Express Your Character!

Katy Bugg

Reading with expression promotes fluency and reading comprehension. Reader’s Theater is a fun and engaging way to get students to read fluently with expression as they are playing a character. By practicing a script, students are reading the text repeatedly to gain fluency. This lesson uses reader’s theater to lead children into reading with expression.  
· Photocopies of the The Old Woman and Her Pig Reader’s Theater script for each student. (From: Readers Theatre for Beginning Readers by Suzanne I. Barchers. Englewood, Colorado: Teacher Ideas Press, 1993, p. 16)
· Dry erase board with marker to write “I am so happy to be at school today” and “It is raining outside again.”
· Evaluation sheet for each student
    -Did the student use expression in their voice when reading? Did they properly portray their character?
    -Was the student’s facial expressions appropriate for the character and the    story?
    -Overall, did the student use expression?

Step 1:Explain the importance of reading with expression and model expressive reading. Tell Students: When we are reading out loud, it is important that we sound like we do when we talk to our friends. When you talk to your friends do you sound like this? (Say in a monotone with no expression) “Hi. How are you. It is so good to see you.” I hope not. We usually use expression when we talk to each other like this: (With expression) “Hi! How are you? It is so good to see you!” It is also important to use facial expressions when you are reading and let you voice tell others the mood of what you are reading. Would you say (In excited and happy voice with smile on face), “I am so sick today!!!” Probably not. You might say it like this (sad face and low voice), “I am so sick today.” It is important to remember this when reading out loud.

Step 2:Say: I have a sentence that I am going to read to you and I want you to listen for expression. (Write “I am so happy to be at school today” on board) I am going to read the sentence two times in two different ways. See if you can tell the difference in my expression. (Sarcastic snobby voice with half smile) “I am so happy to be at school today.” Do you think I am being sincere? Am I really happy to be at school?  Doesn’t sound like it. It sounded like I was not happy at all to be at school. (Smile and speaking excitedly). “I am so happy to be at school today!” Do you think I really am happy? How could you tell? Because I was smiling? What about the tone of voice I used?

Step 3:Practice reading some sentences as a class. Say: Now I want everyone to practice reading this sentence with expression. (reveal: It is raining outside again.) Everyone did a good job! Now let’s read it again, and this time, let’s read it like we are so excited its raining because we all love dancing in the rain and hopping in mud puddles! Great job! I heard some happy voices and saw some smiling faces! Now, let’s read it again, but this time, let’s pretend like we hate the rain and it has just ruined our day. Good Job! I heard that you all were so sad that it was raining and I could see it in your faces!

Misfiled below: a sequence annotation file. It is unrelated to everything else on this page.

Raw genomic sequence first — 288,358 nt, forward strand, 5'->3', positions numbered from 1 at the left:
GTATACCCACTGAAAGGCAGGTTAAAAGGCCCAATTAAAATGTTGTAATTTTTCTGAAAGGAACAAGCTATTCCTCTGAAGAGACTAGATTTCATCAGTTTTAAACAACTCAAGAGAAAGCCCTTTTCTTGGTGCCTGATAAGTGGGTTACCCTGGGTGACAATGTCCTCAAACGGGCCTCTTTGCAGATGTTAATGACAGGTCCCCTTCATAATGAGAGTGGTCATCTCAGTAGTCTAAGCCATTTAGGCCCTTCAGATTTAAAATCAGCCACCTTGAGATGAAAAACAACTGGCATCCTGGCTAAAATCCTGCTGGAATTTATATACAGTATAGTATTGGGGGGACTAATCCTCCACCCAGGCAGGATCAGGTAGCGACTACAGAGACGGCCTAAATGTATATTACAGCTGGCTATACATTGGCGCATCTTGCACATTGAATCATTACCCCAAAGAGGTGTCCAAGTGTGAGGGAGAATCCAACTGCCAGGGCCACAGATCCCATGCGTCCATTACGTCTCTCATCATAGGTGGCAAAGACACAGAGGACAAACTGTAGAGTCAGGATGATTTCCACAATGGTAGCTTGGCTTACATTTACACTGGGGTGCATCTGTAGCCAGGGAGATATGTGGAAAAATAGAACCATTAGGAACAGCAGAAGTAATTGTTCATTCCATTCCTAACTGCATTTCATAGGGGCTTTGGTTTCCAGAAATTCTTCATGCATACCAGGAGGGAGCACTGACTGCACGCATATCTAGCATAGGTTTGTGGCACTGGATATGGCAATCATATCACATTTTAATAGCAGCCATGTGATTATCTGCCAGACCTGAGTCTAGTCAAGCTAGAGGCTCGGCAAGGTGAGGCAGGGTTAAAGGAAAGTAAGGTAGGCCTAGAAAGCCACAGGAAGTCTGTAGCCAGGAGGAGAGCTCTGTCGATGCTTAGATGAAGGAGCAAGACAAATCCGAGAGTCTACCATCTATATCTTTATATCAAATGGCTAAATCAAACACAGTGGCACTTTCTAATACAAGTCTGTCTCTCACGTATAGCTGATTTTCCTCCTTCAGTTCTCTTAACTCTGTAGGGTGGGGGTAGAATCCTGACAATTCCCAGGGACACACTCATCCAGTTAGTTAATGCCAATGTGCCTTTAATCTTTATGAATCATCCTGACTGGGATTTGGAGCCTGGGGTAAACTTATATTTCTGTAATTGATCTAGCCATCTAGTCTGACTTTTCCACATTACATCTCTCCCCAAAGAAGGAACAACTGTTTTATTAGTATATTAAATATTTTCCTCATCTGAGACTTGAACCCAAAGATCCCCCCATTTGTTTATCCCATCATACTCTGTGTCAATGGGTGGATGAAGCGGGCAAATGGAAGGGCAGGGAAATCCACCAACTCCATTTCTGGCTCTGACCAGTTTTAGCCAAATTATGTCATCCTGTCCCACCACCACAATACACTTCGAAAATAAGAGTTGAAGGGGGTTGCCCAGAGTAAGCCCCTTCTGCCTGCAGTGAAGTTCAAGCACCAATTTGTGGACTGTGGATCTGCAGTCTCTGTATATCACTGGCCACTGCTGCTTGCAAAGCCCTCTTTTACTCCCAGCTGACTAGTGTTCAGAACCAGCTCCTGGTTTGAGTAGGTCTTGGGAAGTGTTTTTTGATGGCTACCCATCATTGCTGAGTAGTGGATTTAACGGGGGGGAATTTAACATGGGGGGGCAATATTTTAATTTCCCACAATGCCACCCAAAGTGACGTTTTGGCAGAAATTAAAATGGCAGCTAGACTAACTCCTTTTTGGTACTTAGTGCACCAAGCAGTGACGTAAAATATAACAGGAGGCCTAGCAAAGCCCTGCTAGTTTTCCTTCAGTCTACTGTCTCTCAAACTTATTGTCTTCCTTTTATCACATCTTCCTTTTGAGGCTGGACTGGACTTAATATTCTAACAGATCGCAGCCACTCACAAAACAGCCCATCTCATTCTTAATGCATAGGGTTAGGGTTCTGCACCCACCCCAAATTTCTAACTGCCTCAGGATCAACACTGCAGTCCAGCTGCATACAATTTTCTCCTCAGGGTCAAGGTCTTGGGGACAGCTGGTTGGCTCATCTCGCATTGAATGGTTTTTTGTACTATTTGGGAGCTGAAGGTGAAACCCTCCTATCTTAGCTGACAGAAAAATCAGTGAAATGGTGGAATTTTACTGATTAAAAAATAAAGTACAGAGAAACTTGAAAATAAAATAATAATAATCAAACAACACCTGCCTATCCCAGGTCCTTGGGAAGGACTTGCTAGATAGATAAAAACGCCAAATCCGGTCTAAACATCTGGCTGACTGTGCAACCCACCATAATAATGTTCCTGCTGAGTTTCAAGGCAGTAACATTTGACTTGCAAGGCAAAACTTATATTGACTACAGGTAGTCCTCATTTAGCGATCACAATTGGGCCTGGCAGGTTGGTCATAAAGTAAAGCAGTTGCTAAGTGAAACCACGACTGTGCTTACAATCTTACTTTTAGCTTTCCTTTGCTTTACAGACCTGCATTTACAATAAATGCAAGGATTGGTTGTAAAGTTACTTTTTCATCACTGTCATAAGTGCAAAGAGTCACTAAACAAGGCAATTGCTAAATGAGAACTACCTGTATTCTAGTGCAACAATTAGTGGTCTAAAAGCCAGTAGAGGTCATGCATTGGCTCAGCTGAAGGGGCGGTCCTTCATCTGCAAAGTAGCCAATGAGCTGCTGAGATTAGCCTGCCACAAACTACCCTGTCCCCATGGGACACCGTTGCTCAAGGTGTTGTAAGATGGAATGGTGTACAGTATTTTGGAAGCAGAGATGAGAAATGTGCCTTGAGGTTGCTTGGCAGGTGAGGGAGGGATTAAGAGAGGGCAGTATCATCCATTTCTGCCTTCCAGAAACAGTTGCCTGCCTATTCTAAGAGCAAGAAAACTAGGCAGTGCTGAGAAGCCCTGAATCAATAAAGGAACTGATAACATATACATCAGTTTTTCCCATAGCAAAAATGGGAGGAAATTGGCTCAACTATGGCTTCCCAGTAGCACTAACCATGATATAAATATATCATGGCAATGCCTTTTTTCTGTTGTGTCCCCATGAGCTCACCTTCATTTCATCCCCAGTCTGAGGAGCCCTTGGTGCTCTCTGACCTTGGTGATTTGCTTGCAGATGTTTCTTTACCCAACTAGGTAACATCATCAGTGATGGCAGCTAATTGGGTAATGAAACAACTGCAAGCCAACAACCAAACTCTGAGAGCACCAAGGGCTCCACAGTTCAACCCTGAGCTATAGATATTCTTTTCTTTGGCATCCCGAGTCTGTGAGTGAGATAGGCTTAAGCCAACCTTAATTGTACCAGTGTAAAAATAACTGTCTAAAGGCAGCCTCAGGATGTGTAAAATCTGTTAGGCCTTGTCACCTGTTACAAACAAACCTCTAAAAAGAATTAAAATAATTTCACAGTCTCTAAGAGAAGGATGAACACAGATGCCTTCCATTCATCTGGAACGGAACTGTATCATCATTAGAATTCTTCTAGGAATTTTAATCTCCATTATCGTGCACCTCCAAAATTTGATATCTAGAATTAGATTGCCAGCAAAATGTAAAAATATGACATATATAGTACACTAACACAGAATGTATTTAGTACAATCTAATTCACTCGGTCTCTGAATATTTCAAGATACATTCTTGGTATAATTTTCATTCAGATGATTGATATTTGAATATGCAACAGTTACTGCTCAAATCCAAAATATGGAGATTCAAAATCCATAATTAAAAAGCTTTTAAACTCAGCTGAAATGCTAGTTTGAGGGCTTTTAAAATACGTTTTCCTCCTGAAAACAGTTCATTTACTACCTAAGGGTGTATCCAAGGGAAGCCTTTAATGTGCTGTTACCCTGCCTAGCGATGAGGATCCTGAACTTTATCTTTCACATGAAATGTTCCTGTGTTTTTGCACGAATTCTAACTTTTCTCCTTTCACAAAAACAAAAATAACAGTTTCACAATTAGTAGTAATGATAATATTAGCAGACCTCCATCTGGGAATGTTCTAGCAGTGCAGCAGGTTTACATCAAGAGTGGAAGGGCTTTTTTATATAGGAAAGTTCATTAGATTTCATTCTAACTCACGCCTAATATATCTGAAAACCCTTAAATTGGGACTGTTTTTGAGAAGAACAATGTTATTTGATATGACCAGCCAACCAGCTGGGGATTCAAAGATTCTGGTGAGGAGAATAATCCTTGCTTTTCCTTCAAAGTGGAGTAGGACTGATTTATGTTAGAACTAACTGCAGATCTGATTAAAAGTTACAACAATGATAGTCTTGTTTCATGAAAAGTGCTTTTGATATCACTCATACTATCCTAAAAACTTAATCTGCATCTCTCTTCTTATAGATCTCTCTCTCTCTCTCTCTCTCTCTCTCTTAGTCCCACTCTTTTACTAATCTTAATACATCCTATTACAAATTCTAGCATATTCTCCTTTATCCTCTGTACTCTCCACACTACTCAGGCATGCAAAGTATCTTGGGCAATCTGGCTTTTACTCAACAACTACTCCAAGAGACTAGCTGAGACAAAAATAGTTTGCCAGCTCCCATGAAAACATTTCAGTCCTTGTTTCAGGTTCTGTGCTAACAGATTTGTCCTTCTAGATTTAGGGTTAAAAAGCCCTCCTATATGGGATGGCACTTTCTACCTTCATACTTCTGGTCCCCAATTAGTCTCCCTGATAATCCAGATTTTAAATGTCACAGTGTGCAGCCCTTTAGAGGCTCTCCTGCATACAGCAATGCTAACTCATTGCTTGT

Step 4:Introduce reader’s theater. Say: When people are acting in a play or movie, they use expression to make the story seem real. Today, we are all going to be actors in a play! The play is called The Old Woman and her Pig. I am going to give each of you a script and the highlighted character is the one you will play today. In this story, there is a little old lady to finds a coin and she decides she wants to buy a pig. She asks several characters along the way to help her out. Each character uses different expression. For example, how might the little old lady talk? Let’s say her first line together using expression. “What good fortune! I will go to the market and buy a little pig!” Good job! I heard many of you talking in a shaky voice like an old lady. You also sounded excited! I liked the smiles and happy expressions on your faces too!

Step 5:Pass out scripts so that each student has a part in the story. Say: I want each of your to whisper-read your parts to yourself to make sure you know all of the words in your part. Then, find a partner and read your parts to each other using expression. I will be walking around and listening to your voices and looking at your faces for expression.

Step 6: Have the students perform the story as a group. Say: Now, I want you to perform the story for me. I will be listening for expression so I know how the characters are feeling in the story. I will also be looking for facial expressions.


As the students perform, listen and watch for expression. Listen to the class performance and answer the following questions about each child:
-Did the student use expression in their voice when reading? Did they properly portray their character?
-Was the student’s facial expression appropriate for the character and the story?
-Overall, did the student use expression?
Take specific notes on each student about their reading. Pick out parts of the story where they used lots of expression and parts where they could have improved. Share notes with student.


Lauren Cauthen Lesson Design – Reader’s Theatre for Reading Expression
Reader’s Theater Script The Old Woman and Her Pig

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